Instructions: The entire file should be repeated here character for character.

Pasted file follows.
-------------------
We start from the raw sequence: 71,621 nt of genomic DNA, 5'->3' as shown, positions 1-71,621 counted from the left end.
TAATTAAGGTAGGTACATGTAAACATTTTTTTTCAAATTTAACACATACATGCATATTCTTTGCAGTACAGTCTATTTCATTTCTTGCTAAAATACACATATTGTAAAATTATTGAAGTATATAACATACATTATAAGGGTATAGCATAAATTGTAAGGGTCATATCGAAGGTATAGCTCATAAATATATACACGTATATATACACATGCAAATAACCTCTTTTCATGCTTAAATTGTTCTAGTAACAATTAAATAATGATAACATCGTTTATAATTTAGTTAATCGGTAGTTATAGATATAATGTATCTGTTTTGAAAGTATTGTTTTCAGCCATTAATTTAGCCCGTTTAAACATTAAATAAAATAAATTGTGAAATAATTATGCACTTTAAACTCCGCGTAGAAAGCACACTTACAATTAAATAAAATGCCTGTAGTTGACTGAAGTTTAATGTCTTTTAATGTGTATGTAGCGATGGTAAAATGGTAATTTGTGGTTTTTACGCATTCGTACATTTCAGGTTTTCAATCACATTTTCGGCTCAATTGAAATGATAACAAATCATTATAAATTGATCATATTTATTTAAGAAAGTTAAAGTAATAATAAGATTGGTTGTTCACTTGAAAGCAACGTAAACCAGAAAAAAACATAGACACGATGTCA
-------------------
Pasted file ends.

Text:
We start from the raw sequence: 71,621 nt of genomic DNA, 5'->3' as shown, positions 1-71,621 counted from the left end.
TAATTAAGGTAGGTACATGTAAACATTTTTTTTCAAATTTAACACATACATGCATATTCTTTGCAGTACAGTCTATTTCATTTCTTGCTAAAATACACATATTGTAAAATTATTGAAGTATATAACATACATTATAAGGGTATAGCATAAATTGTAAGGGTCATATCGAAGGTATAGCTCATAAATATATACACGTATATATACACATGCAAATAACCTCTTTTCATGCTTAAATTGTTCTAGTAACAATTAAATAATGATAACATCGTTTATAATTTAGTTAATCGGTAGTTATAGATATAATGTATCTGTTTTGAAAGTATTGTTTTCAGCCATTAATTTAGCCCGTTTAAACATTAAATAAAATAAATTGTGAAATAATTATGCACTTTAAACTCCGCGTAGAAAGCACACTTACAATTAAATAAAATGCCTGTAGTTGACTGAAGTTTAATGTCTTTTAATGTGTATGTAGCGATGGTAAAATGGTAATTTGTGGTTTTTACGCATTCGTACATTTCAGGTTTTCAATCACATTTTCGGCTCAATTGAAATGATAACAAATCATTATAAATTGATCATATTTATTTAAGAAAGTTAAAGTAATAATAAGATTGGTTGTTCACTTGAAAGCAACGTAAACCAGAAAAAAACATAGACACGATGTCA